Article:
A key strand was missing in the debate between Fiona Millar and Toby Young. A number of parent-run schools based on different pedagogical approaches have been established in this country by parents wanting a more child-centred and holistic education than is offered within the state system. These alternatives represent a vision of education that differs starkly from the target-driven, test-based state-school model.
In countries such as Denmark and Holland, a wide range of alternatives - Steiner, Montessori, Freinet, Jenaplan, Grundtvig, to name a few, and many of which are founded by parents - are publicly funded and, as a consequence, keep alive a meaningful dialogue about what education is for. What we need in this country are neither Mr Young's outdated quasi-grammar schools nor Ms Millar's 1,000-pupil comprehensives, but smaller, human-scale learning environments in which young people can be known and valued as individuals and can experience a curriculum that is geared to their needs and interests.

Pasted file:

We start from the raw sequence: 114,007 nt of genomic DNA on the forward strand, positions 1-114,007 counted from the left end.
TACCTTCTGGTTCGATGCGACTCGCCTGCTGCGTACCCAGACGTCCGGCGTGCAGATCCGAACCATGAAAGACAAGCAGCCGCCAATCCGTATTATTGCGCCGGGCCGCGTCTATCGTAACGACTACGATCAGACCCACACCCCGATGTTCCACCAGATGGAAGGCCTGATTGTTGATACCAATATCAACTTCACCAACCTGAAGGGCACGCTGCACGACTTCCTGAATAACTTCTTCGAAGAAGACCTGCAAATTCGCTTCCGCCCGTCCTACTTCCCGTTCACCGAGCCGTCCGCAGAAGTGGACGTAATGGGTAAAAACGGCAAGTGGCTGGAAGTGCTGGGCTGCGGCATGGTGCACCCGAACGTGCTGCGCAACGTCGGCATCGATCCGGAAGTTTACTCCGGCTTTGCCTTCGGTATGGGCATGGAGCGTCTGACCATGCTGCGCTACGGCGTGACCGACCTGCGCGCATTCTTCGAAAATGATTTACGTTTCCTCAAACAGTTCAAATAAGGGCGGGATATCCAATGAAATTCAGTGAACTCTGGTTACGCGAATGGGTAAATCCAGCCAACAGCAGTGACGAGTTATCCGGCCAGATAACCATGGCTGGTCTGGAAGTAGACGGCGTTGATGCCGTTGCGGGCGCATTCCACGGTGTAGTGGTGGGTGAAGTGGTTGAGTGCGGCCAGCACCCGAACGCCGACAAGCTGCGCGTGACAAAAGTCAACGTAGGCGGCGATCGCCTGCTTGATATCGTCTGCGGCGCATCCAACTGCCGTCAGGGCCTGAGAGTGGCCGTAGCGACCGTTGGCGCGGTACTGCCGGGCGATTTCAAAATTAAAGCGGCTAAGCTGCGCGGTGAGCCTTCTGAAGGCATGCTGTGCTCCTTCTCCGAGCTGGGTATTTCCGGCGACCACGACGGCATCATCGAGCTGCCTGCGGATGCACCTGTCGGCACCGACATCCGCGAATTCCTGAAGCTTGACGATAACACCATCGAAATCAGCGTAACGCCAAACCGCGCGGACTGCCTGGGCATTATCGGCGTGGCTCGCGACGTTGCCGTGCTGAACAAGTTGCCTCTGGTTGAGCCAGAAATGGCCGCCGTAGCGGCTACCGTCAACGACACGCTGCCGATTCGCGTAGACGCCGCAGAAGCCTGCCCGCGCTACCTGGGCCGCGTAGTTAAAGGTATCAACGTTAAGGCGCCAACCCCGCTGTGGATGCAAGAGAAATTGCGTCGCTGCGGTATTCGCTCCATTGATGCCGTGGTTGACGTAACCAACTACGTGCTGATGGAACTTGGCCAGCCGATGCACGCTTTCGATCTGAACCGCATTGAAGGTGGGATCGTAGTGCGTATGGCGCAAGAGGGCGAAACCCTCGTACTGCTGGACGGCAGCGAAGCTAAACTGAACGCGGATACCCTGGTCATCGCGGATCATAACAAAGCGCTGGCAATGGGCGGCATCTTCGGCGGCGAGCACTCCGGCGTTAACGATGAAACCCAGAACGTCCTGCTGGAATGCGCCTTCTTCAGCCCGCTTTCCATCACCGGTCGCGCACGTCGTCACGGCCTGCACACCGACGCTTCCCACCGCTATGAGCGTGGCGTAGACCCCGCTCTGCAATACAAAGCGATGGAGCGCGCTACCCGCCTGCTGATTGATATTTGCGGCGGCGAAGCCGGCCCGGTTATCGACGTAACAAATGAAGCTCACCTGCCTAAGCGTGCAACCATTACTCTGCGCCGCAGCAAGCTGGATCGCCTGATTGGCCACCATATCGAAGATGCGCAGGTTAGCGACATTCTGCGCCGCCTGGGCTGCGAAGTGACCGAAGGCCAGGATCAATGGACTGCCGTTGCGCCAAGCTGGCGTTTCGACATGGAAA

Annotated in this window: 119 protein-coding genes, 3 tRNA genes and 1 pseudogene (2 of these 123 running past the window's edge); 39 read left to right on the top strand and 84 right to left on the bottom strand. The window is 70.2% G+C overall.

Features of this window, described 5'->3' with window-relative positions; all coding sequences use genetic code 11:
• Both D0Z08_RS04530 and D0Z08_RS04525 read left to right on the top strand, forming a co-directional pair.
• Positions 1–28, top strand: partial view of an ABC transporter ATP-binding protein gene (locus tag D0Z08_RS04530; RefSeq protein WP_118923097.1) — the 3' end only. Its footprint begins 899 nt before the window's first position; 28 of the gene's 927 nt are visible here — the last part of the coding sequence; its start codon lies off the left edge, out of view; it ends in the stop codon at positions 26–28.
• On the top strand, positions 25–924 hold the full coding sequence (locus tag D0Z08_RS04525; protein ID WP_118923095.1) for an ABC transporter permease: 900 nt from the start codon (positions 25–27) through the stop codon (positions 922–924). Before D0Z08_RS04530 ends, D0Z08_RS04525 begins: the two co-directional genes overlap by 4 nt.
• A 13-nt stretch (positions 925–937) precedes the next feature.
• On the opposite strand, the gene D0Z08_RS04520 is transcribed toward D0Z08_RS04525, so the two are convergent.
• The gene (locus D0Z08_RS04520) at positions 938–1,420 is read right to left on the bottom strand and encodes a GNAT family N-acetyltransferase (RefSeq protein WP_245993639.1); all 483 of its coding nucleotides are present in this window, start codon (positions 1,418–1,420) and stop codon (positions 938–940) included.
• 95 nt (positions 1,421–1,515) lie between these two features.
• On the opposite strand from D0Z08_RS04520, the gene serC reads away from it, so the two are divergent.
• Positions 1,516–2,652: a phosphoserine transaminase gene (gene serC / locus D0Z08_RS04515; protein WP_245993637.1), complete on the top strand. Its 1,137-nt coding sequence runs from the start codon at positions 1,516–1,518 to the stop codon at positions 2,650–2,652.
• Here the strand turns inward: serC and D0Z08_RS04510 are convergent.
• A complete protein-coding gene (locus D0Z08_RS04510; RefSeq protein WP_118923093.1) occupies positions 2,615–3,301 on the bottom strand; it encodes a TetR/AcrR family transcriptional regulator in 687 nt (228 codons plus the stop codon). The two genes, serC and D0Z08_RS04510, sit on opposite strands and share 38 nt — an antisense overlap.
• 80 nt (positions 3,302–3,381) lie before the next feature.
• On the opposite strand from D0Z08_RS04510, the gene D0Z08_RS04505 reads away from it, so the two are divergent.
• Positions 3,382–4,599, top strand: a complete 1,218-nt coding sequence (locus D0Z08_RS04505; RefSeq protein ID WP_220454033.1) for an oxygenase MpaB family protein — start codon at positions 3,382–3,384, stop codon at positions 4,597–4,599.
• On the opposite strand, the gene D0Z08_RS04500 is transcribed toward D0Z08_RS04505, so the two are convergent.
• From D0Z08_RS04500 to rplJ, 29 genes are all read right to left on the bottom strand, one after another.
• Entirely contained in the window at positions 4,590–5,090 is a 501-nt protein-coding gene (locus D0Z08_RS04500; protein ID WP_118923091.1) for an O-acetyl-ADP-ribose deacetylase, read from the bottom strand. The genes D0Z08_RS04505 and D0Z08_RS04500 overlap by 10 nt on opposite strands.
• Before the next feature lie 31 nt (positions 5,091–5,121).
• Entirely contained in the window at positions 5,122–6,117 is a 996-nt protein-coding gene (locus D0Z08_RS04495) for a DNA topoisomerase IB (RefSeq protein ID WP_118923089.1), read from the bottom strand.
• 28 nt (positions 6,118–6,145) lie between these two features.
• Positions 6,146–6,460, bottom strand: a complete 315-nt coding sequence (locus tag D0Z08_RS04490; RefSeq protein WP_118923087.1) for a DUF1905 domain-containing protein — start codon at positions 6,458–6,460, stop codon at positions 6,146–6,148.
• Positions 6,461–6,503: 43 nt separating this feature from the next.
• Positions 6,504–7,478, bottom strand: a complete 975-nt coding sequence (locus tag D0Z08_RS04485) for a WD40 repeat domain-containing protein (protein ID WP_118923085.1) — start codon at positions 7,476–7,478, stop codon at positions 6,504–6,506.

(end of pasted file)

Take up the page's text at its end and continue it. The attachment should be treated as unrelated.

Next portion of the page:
It is time to encourage new forms of education. If parents, young people, teachers and local communities are all involved in the debate about what these might look like, there is a good chance we will end up with centres of learning that are fit for purpose in contemporary society.
Fiona Carnie, Visiting research associate, Institute of Education, London.